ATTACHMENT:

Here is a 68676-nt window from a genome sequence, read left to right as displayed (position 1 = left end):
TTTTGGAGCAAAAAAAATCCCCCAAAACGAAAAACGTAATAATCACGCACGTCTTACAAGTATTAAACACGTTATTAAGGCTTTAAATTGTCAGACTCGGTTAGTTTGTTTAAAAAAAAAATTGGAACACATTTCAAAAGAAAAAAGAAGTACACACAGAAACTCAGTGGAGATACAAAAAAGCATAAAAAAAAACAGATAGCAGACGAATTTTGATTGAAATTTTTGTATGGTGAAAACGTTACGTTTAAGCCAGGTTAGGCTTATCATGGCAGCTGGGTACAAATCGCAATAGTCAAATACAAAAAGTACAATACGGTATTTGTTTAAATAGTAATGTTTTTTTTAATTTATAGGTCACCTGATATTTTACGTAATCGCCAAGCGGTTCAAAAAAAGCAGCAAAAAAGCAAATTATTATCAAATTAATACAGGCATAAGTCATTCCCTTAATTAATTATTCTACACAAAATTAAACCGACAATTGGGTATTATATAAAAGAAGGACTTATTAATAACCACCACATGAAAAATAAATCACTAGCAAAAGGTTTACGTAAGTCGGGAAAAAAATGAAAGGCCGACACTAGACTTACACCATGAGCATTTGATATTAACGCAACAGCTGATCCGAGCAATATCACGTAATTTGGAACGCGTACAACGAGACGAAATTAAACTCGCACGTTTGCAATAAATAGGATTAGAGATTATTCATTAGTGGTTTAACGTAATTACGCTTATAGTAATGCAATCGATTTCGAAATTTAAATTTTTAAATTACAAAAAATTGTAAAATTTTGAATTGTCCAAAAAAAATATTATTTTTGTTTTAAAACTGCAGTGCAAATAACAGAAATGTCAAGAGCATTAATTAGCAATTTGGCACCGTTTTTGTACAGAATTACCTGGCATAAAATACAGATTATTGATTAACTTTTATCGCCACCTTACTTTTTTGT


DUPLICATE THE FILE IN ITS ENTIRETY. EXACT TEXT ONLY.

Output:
Here is a 68676-nt window from a genome sequence, read left to right as displayed (position 1 = left end):
TTTTGGAGCAAAAAAAATCCCCCAAAACGAAAAACGTAATAATCACGCACGTCTTACAAGTATTAAACACGTTATTAAGGCTTTAAATTGTCAGACTCGGTTAGTTTGTTTAAAAAAAAAATTGGAACACATTTCAAAAGAAAAAAGAAGTACACACAGAAACTCAGTGGAGATACAAAAAAGCATAAAAAAAAACAGATAGCAGACGAATTTTGATTGAAATTTTTGTATGGTGAAAACGTTACGTTTAAGCCAGGTTAGGCTTATCATGGCAGCTGGGTACAAATCGCAATAGTCAAATACAAAAAGTACAATACGGTATTTGTTTAAATAGTAATGTTTTTTTTAATTTATAGGTCACCTGATATTTTACGTAATCGCCAAGCGGTTCAAAAAAAGCAGCAAAAAAGCAAATTATTATCAAATTAATACAGGCATAAGTCATTCCCTTAATTAATTATTCTACACAAAATTAAACCGACAATTGGGTATTATATAAAAGAAGGACTTATTAATAACCACCACATGAAAAATAAATCACTAGCAAAAGGTTTACGTAAGTCGGGAAAAAAATGAAAGGCCGACACTAGACTTACACCATGAGCATTTGATATTAACGCAACAGCTGATCCGAGCAATATCACGTAATTTGGAACGCGTACAACGAGACGAAATTAAACTCGCACGTTTGCAATAAATAGGATTAGAGATTATTCATTAGTGGTTTAACGTAATTACGCTTATAGTAATGCAATCGATTTCGAAATTTAAATTTTTAAATTACAAAAAATTGTAAAATTTTGAATTGTCCAAAAAAAATATTATTTTTGTTTTAAAACTGCAGTGCAAATAACAGAAATGTCAAGAGCATTAATTAGCAATTTGGCACCGTTTTTGTACAGAATTACCTGGCATAAAATACAGATTATTGATTAACTTTTATCGCCACCTTACTTTTTTGT